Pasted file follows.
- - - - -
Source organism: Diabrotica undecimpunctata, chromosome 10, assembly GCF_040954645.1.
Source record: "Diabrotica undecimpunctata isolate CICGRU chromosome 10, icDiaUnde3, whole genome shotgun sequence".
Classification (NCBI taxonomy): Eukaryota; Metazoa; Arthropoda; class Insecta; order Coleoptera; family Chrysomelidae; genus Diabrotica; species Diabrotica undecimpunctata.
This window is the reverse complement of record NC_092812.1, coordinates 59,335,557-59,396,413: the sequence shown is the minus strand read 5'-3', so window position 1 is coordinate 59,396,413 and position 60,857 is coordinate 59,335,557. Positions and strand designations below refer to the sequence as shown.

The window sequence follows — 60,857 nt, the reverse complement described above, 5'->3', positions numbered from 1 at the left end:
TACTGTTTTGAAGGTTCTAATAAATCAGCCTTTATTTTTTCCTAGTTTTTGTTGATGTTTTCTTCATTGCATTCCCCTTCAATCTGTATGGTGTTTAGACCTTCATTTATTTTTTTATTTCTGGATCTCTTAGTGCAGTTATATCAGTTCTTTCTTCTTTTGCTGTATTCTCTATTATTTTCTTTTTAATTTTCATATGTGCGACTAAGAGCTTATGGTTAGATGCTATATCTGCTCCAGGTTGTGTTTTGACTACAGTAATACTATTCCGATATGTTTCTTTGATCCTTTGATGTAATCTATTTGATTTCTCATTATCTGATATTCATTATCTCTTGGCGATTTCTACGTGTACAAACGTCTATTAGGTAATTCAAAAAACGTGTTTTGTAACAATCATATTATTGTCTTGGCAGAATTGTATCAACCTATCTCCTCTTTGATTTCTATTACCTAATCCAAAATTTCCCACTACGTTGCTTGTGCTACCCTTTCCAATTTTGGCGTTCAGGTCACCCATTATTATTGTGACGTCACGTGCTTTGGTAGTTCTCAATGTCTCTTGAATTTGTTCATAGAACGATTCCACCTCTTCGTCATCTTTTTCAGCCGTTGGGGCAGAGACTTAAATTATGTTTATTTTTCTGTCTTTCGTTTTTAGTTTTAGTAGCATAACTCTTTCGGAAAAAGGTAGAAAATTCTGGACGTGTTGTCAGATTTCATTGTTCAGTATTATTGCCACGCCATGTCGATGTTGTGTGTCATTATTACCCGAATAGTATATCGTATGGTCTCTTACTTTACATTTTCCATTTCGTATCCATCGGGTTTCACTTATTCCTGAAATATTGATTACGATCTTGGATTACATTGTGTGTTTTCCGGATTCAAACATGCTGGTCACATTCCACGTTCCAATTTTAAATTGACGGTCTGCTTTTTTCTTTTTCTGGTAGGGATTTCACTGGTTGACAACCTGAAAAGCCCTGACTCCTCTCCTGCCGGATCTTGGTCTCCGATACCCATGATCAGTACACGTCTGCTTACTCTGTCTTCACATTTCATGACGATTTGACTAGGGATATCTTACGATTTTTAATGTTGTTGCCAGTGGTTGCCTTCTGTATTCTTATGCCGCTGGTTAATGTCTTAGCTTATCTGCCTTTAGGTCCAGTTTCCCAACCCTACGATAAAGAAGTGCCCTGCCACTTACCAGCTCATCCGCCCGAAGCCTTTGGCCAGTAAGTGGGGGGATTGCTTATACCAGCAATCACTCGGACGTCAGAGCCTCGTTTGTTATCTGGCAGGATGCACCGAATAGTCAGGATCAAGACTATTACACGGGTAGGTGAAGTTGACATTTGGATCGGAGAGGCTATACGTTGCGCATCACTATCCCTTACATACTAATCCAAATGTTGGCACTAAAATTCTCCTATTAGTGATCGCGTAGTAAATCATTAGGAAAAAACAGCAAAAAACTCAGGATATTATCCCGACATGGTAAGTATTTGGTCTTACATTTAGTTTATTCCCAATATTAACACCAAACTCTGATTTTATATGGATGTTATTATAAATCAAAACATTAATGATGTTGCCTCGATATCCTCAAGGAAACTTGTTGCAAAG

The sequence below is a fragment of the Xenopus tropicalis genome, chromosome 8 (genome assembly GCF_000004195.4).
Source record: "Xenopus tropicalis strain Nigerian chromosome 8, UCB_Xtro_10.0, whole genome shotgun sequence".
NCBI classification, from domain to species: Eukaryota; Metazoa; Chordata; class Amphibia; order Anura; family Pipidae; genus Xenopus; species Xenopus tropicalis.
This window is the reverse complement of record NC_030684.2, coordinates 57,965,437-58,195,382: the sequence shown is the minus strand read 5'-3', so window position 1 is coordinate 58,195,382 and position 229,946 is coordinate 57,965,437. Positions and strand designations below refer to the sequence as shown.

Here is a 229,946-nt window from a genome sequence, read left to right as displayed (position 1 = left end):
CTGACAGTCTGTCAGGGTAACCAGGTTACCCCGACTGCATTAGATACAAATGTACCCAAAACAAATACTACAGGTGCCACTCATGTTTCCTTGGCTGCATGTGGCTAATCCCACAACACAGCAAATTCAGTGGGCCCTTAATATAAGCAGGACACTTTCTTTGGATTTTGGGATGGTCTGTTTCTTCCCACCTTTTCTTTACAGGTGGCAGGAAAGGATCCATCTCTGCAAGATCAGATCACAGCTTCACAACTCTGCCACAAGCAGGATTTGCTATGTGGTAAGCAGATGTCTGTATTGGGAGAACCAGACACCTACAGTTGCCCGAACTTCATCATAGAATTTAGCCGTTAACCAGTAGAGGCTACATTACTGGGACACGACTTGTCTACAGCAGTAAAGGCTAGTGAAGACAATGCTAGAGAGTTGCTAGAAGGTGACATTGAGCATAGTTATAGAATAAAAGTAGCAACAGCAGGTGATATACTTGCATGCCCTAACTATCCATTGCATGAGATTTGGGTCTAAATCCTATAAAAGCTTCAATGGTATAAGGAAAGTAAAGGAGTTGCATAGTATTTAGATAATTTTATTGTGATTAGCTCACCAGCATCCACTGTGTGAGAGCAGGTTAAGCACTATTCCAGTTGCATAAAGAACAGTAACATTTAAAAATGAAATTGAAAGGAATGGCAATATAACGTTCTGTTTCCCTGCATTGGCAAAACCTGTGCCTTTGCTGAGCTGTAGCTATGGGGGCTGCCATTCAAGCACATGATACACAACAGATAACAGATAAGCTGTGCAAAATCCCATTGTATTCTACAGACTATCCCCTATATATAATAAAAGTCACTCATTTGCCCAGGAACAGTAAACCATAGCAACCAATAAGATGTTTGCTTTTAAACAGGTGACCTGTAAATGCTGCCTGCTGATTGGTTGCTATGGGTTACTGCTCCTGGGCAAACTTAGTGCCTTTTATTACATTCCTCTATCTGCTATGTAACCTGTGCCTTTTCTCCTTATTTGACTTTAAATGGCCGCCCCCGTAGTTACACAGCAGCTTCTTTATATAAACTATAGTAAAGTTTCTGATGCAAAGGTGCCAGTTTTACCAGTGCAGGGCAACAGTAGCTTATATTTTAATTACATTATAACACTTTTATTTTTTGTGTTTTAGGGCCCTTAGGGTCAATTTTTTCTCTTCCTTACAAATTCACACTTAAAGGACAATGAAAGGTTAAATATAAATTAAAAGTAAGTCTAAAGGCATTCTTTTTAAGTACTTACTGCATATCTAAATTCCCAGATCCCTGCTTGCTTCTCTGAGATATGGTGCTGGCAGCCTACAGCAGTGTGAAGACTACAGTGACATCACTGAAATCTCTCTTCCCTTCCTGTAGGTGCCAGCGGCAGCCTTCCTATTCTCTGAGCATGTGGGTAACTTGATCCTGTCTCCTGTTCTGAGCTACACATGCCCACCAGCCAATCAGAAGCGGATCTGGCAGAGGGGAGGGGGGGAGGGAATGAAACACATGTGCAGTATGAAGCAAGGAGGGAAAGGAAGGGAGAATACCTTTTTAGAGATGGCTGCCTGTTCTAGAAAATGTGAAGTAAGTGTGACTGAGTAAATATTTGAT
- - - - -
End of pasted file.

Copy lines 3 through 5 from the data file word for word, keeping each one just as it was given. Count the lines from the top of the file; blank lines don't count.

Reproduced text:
Classification (NCBI taxonomy): Eukaryota; Metazoa; Arthropoda; class Insecta; order Coleoptera; family Chrysomelidae; genus Diabrotica; species Diabrotica undecimpunctata.
This window is the reverse complement of record NC_092812.1, coordinates 59,335,557-59,396,413: the sequence shown is the minus strand read 5'-3', so window position 1 is coordinate 59,396,413 and position 60,857 is coordinate 59,335,557. Positions and strand designations below refer to the sequence as shown.

The window sequence follows — 60,857 nt, the reverse complement described above, 5'->3', positions numbered from 1 at the left end: